CULTURE

Two sides of a landmark day, July 24, 2003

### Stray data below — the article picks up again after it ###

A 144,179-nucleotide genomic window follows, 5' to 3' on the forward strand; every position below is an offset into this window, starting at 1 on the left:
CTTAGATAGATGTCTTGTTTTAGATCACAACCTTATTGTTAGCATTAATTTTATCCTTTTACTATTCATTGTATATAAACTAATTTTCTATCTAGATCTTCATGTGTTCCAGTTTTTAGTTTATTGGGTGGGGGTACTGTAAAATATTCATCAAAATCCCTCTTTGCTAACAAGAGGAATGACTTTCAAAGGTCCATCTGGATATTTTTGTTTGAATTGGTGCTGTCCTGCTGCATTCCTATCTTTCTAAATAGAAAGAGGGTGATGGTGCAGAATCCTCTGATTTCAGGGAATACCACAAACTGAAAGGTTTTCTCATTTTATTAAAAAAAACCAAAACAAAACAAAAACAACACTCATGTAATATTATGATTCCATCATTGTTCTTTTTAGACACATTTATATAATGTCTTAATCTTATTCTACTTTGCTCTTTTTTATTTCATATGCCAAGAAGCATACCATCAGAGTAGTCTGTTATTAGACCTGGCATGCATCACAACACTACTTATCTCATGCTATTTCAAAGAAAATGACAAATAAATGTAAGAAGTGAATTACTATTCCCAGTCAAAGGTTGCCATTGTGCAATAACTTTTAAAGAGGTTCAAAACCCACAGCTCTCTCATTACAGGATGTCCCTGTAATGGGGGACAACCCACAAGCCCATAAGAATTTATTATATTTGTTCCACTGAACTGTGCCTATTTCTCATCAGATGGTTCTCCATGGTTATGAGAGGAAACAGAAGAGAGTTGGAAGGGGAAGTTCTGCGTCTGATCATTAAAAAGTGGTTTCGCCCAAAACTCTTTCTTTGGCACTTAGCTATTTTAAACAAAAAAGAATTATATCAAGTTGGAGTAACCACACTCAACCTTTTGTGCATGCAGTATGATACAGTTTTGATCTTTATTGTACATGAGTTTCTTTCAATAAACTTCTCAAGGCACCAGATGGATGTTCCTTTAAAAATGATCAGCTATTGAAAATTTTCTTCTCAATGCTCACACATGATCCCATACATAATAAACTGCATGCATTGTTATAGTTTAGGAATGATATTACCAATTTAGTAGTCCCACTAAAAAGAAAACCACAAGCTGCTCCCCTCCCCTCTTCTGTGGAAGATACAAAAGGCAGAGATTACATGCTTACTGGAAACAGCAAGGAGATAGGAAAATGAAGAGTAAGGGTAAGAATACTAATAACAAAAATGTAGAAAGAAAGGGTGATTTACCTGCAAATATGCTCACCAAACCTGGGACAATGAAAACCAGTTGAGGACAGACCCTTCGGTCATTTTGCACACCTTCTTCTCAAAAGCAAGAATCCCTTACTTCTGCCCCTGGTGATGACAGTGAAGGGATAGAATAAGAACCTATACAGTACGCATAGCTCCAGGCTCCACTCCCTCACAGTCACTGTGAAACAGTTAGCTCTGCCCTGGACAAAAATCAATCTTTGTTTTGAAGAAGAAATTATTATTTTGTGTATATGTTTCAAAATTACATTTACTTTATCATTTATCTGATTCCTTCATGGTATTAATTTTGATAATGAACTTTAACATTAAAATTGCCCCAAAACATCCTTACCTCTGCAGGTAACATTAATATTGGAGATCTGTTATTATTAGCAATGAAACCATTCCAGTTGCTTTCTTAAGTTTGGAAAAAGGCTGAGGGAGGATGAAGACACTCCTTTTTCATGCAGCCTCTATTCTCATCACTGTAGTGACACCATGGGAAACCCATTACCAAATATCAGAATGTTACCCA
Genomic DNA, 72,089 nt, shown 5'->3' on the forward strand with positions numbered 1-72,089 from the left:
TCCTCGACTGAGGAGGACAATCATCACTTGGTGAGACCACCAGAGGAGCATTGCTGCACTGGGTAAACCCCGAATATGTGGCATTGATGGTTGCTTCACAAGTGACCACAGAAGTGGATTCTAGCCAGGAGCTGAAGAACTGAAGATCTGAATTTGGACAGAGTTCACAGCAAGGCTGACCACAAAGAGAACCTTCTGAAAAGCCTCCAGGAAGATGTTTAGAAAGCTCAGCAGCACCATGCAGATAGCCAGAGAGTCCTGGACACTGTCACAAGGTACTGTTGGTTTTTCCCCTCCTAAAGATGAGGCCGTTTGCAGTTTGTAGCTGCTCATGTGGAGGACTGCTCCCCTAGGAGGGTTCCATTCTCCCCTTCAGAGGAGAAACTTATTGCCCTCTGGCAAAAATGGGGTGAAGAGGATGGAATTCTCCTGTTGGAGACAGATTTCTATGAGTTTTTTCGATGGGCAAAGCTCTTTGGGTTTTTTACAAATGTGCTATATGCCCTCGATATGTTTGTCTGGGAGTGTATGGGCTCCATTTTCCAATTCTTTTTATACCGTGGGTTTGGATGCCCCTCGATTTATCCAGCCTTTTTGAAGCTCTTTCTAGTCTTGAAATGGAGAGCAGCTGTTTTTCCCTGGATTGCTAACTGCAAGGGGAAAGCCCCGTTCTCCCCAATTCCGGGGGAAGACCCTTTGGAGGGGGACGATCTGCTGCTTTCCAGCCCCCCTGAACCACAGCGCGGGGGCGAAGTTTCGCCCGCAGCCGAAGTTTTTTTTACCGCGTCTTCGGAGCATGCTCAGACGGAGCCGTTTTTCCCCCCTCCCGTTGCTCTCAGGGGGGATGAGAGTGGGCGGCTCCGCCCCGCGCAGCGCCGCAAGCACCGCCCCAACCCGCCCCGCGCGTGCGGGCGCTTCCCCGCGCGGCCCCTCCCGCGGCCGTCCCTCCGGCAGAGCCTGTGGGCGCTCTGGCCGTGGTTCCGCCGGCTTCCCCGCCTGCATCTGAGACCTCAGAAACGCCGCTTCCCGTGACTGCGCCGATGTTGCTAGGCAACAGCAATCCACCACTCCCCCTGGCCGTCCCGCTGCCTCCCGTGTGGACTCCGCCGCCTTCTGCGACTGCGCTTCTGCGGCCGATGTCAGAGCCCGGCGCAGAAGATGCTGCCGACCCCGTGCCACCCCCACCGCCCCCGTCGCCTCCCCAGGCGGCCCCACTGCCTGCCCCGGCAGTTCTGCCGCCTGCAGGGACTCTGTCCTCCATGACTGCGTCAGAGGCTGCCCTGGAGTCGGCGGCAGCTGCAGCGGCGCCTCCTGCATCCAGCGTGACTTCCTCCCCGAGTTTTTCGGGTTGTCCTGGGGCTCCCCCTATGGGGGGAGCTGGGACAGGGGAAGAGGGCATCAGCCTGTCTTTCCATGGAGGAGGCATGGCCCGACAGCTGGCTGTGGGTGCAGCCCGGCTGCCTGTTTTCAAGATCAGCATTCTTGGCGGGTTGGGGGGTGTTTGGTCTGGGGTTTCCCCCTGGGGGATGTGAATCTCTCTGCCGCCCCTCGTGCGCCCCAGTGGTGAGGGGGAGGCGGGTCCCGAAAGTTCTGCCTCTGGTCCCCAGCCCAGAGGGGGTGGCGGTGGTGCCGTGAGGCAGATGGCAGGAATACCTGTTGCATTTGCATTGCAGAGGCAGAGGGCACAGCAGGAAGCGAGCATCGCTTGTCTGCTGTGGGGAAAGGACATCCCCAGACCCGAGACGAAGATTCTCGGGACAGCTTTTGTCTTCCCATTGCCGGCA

The 29th anniversary of the return to democracy after the fall of the junta, commemorated on July 24, 2003, was a landmark day. The journalists who celebrated the anniversary in form and in substance during the evening with messages from President Costis Stephanopoulos, Prime Minister Costas Simitis and opposition leader Costas Karamanlis in the garden of the presidential mansion, had heard a Marxist-style manifesto that morning from Dimitris Koufodinas, on trial for crimes committed by the November 17 terrorist organization. Koufodinas is the only one of the defendants to admit to membership of the organization, without admitting to the political crimes it committed. He refused to answer the judges’ and prosecutors’ questions during the trial before the three-member court. He did not answer questions concerning the other defendants or about his spouse, Angeliki Sotiropoulou – she herself forbade him to and left the court slamming the door behind her. But he gave a portrait both of himself as a «militant revolutionary» and of November 17, making comparisons with the 1821 revolution and the wars in Afghanistan and Iraq, saying the organization came to avenge «the victims of industrial accidents and of shipwrecks by plutocrats.» And he concluded the text that he read out, even though that is forbidden, with verses by Costis Palamas in which a father advises his child to «dig his garden deep, to clear it, to build a castle on it and fortify it, brandishing fire and ax, waiting for the new birth, which keeps lingering.» Then his voice broke, and the tears flowed. The cartoonists who were present recorded them and some of those in court, who had been busy expressing their views since the morning, burst into cheers and applause. «Glory and honor to the militant,» they shouted, before the chief judge Michalis Margaritis ordered the court vacated and the trial adjourned. As they left the courtroom they shouted the demonstration slogan: «The desire for freedom is stronger than any cell.» When the trial resumed, Koufodinas asked for the pubic to be allowed in «so as not to interrupt the public nature of the trial» and the president responded, «I’d like to have television in here but you didn’t want it.» In the observers’ seats, the US Embassy press spokesperson Francesca Flessati and foreign correspondents listened calmly, without commenting, to what was said against the US, «which the Simitis government thanked for Imia.» What counts is that justice is doing its job. The episodes during Koufodinas’s deposition were described by Kathimerini as «November 17’s swan song,» and the trial is continuing. The only problem is who will translate Palamas into French, as they translated Balzac into Greek for the organization’s proclamations.